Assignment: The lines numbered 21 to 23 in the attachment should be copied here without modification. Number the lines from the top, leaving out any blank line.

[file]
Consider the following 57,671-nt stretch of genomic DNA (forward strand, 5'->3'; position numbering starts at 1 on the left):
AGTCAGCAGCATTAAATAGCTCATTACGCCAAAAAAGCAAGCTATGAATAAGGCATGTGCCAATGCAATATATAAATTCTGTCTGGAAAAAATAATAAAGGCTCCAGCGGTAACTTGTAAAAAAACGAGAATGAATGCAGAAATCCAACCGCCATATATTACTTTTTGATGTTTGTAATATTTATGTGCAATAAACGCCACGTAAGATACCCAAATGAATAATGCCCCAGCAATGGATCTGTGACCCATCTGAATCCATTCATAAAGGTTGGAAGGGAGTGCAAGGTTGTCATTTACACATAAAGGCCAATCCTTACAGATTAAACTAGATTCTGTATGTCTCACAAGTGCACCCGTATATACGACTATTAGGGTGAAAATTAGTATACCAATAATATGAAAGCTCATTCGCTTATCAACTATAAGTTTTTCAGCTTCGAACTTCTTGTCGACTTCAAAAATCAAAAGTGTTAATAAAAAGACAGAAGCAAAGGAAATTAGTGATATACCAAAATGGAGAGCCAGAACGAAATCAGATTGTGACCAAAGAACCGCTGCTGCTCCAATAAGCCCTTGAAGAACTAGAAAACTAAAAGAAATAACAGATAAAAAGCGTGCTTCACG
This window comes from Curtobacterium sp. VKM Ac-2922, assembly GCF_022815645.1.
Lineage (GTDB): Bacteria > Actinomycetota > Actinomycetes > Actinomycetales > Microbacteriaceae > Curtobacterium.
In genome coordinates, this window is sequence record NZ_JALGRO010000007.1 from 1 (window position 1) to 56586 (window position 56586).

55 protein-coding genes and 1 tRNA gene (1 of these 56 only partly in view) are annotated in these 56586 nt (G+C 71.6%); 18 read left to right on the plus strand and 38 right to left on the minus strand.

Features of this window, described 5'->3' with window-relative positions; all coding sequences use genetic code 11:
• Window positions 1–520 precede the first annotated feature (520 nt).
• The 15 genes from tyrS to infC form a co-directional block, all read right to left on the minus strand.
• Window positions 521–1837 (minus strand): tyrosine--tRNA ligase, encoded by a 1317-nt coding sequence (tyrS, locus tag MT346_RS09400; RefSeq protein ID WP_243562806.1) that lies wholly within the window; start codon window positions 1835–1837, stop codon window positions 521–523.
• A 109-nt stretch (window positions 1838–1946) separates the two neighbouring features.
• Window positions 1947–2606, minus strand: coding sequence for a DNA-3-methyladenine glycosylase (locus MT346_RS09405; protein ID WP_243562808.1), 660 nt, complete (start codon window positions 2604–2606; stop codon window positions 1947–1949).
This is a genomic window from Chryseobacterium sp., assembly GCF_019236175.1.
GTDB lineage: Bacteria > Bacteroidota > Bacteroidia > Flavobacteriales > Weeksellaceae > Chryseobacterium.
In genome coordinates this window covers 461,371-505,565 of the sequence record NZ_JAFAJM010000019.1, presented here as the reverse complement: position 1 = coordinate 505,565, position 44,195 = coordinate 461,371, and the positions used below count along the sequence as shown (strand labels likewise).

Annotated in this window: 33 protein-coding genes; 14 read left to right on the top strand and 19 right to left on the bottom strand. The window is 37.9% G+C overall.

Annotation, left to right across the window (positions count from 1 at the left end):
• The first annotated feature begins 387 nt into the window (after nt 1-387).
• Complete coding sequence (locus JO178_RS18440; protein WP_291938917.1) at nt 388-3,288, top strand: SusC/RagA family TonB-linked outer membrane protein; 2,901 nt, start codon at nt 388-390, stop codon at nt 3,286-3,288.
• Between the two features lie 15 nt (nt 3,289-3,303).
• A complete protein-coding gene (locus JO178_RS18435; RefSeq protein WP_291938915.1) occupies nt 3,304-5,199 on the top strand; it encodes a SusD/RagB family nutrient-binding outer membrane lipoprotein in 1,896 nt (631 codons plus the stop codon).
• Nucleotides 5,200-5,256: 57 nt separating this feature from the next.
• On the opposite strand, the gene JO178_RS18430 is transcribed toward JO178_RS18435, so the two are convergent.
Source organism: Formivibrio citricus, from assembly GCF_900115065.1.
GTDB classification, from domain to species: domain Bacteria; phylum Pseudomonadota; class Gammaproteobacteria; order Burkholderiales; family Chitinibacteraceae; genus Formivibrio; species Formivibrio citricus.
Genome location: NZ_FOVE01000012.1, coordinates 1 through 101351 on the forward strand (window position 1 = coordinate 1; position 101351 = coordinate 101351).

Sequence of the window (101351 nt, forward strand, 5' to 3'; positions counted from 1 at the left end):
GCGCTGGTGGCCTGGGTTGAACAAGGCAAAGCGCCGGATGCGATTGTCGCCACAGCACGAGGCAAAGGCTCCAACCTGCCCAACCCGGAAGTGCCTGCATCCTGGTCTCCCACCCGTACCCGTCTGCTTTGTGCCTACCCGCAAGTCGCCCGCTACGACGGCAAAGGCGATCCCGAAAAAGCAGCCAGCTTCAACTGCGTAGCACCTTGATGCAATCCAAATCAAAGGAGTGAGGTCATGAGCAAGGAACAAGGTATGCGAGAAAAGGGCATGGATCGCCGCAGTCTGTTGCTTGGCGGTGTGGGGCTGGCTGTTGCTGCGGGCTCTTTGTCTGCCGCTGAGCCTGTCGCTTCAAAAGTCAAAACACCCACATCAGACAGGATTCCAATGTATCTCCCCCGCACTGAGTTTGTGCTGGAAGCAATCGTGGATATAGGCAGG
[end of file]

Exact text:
• A complete protein-coding gene (locus JO178_RS18435; RefSeq protein WP_291938915.1) occupies nt 3,304-5,199 on the top strand; it encodes a SusD/RagB family nutrient-binding outer membrane lipoprotein in 1,896 nt (631 codons plus the stop codon).
• Nucleotides 5,200-5,256: 57 nt separating this feature from the next.
• On the opposite strand, the gene JO178_RS18430 is transcribed toward JO178_RS18435, so the two are convergent.